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Christensen Arms Ranger .22LR

The Ranger is an accurate, lightweight and consistent rifle that offers everything you could want from a rimfire, writes Bruce Potts

Christensen Arms Ranger .22LR

Christensen Arms Ranger .22LR

Overall Rating: 87%

Manufacturer: Christensen

Price as reviewed: £1,000

Carbon fibre barrelled and stocked stalking rifles are becoming commonplace these days, as their lightweight credentials and heat-dissipating properties are beneficial on any hunting arm. The .22 rimfire sector has not been left out either, and these new lightweight materials transform what is usually a compact gun into an even more svelte and great-handling vermin tool. (Read more on scopes for pest control.)

Christensen Arms from the USA manufacture noted carbon wrap barrel technology, and this new Christensen Arms Ranger rimfire in .22LR (on test), .22WMR or .17HMR is set to raise a few eyebrows. Comprising a short 18in barrel, carbon-wrapped to further reduce weight, coupled with a composite Sporter style stock, it weighs only 4lb 12oz. Even with a scope and moderator fitted, it’s by no means cumbersome in the field.

It also has a TriggerTech trigger, which contributes to the accuracy potential of this rifle, and cleverly the manufacturer has used the universal Ruger-type 10-shot rotary magazine system for cheap spare magazines from the limitless aftermarket supply.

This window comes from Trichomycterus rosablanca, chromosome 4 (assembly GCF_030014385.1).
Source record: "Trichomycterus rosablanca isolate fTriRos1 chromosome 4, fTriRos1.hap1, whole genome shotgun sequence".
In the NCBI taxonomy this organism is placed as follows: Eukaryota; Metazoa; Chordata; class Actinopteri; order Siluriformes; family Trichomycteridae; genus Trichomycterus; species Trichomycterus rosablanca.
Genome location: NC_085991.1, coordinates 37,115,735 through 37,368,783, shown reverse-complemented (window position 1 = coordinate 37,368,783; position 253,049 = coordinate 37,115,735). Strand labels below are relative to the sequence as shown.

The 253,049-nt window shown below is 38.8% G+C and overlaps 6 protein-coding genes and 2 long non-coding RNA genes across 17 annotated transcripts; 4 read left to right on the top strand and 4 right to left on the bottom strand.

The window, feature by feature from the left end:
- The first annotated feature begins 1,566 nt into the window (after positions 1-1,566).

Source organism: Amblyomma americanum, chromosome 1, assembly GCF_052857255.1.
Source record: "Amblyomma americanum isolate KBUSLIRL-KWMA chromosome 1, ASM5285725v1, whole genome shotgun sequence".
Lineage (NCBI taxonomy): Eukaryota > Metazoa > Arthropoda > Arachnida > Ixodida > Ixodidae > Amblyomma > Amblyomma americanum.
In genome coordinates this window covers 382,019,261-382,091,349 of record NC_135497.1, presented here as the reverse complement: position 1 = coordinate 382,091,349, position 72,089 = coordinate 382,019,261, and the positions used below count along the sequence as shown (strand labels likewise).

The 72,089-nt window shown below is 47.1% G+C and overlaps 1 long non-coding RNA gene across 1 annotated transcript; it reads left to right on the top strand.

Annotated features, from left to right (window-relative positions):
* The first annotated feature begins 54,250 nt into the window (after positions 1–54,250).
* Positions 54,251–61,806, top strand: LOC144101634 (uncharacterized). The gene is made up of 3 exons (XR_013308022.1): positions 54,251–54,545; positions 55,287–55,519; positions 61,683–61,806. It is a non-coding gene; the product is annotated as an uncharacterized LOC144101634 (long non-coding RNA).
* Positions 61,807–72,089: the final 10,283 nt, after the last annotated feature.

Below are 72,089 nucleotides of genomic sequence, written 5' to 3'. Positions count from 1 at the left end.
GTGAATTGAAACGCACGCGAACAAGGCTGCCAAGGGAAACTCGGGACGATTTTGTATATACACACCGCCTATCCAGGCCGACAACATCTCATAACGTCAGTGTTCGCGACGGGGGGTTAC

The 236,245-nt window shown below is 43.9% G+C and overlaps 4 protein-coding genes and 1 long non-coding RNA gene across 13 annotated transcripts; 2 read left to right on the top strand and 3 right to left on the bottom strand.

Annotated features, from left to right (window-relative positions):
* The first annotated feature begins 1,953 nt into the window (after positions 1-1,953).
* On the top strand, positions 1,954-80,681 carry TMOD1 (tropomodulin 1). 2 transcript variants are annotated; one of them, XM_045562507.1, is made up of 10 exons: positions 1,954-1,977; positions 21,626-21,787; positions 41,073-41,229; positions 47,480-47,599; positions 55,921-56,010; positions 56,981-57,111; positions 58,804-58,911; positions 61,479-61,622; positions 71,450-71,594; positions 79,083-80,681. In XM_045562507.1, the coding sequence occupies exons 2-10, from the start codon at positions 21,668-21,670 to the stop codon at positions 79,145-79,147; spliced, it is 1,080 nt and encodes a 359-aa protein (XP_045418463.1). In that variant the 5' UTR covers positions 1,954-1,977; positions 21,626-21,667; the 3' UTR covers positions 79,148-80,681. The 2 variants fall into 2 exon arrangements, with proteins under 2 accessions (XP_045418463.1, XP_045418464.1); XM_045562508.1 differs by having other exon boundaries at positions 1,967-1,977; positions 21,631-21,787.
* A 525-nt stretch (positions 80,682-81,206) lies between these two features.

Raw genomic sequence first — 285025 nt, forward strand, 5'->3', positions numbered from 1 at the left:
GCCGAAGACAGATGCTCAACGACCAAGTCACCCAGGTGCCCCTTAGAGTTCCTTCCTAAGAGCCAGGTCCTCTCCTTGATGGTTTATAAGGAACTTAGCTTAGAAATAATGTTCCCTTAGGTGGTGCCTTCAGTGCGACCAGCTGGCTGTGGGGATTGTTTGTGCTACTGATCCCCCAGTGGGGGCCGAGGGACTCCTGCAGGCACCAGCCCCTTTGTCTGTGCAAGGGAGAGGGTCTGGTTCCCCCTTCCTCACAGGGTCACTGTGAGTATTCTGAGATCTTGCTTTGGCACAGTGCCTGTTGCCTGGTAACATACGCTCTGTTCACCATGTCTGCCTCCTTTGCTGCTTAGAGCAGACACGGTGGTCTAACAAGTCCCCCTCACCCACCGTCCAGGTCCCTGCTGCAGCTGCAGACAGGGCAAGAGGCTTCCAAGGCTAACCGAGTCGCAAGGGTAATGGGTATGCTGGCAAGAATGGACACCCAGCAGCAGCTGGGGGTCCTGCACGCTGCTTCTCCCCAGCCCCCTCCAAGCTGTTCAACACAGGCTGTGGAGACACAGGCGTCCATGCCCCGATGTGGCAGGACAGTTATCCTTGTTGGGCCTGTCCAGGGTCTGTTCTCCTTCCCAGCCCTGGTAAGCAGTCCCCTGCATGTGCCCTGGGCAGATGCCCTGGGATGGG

The bolt action is pretty traditional in design but has Christensen Arms’ trademark small extended bolt, as well as a one-piece Picatinny scope rail, making this ideal for scope, night vision or thermal kit alike. Christensen also stands by its own sub-MOA assurances at 50 yards, and all for under £1,200.

Christensen Arms Ranger .22LR

Bruce positions himself on an old crofting wall as he looks for hooded crows

Need to know

  • Manufacturer Christensen Arms
  • Model Ranger
  • Type Bolt action
  • Overall Length 36.25in
  • Barrel length 18in carbon fibre
  • Barrel length wrapped stainless steel, ½ UNEF thread
  • Length of pull 13.75in
  • Weight 4lb 12oz
  • Finish Carbon wrap and black anodised
  • Calibre .22LR (.17HMR and .22WMR optional)
  • Stock Sporter composite
  • Magazine 10 shot (Ruger 10-shot rotary type)
  • Scope mounts Picatinny rail
  • Trigger TriggerTech adjustable
  • Price £1,199.99
  • Importer Highland Outdoors 01858 880491
Christensen Arms Ranger .22LR action

The well machined action proves reliable, while the TriggerTech trigger unit aids with accuracy

Christensen Arms Ranger in depth

Build quality instantly stands out as you pick up this rifle; it feels well proportioned and balances well. This is primarily due to the excellent stock that is made from a carbon fibre composite with a black and grey stippled finish. It’s a little slab-sided but proportionally it balances the rifle superbly and provides a very tough rigid platform for the barrelled action.

Consistent bedding is via pillars, so the stock screws exhibit a consistent torque setting, again great for accuracy. Being ambidextrous makes it ideal for any shooter or shooting situation, and I like the upright pistol grip with palm swells and open grip area as it feels very stable. A rear butt-hook achieves additional stability when shooting off a bipod, and the whole stock is just what you want on a hunting arm: rigid and comfortable. The length of pull was a tad short for me at 13.75in, but spacers are optional.

Christensen Arms Ranger .22LR

Positive bedding for action to stock helps with the consistent accuracy in the tests

Superbly light